God is Love. Sheer, abundant, self-giving, outpouring, radiating, universal love. In Greek the word is agape, and that’s the word for the kind of love that does not seek to gratify itself, but always chooses what is truly good for the beloved. That’s the love we see in the Creation story in Genesis, when God creates the whole entire Universe out of love, when God’s love informs the formless void and allows it to bring forth all its potential, allows it to become all it has within itself to be. Have you ever noticed that in this story God does not actually create the plants and the fish and the animals? – God says “Let the earth bring forth vegetation, let the waters bring forth living creatures, let the earth bring forth animals.” God empowers creatures to bring forth more creatures. And that empowering, parent-like love is agape, self-giving, outpouring, universal. God is love.

And God is Grace. God’s love is universal; but it is also very particular. God loves all things; but God also loves each and every single thing. God creates the entire Universe; but God does it by giving each thing its own particular name: Let there be light, let there be sky, let there be sea, let there be earth. God creates by the Word, and the Word gives to each created thing its unique and unduplicatable identity. And that kind of free and lovely giving in Greek is called charis, in Latin is called gratia, in English is called grace. God is grace.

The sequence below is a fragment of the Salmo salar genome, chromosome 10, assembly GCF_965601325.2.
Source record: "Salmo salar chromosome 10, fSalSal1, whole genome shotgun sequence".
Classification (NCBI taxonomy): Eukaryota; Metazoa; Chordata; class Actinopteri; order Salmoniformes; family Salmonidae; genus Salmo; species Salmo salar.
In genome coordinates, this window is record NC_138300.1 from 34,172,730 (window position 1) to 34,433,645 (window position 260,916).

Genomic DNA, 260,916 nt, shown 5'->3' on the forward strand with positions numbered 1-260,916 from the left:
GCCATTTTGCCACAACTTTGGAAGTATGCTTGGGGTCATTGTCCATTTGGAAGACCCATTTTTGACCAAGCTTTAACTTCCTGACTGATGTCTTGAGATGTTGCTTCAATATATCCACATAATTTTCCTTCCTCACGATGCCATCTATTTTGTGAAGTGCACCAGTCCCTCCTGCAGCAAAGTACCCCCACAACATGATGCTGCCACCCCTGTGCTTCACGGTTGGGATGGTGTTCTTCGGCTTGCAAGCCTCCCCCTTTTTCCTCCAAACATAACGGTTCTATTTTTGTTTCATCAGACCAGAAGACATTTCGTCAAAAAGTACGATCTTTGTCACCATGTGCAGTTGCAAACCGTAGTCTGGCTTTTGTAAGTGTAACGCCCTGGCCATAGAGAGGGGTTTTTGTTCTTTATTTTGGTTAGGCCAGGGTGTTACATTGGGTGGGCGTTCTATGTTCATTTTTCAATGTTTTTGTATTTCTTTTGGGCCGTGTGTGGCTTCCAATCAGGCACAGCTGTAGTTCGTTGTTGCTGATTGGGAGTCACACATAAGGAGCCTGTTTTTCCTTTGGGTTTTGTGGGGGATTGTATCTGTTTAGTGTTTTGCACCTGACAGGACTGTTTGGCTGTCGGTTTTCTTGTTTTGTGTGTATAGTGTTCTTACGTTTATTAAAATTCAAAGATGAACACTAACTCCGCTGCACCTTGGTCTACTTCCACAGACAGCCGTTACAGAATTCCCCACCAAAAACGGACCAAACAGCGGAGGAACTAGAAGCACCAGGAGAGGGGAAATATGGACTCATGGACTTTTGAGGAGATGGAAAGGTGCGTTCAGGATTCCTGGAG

And God is Communion. God’s naming love differentiates every unique thing; but God’s love is also what brings different things together into relationships. God names light and dark to be different, but God also brings them together to be related in the cycle of day and night. The Spirit of God moves like wind on the face of the waters – and have you seen what wind does when it blows over water? – it makes ripples and wavelets and waves that move together because they are all activated by one single energy. The Spirit of God brings things together. The Spirit makes relationships. God is communion.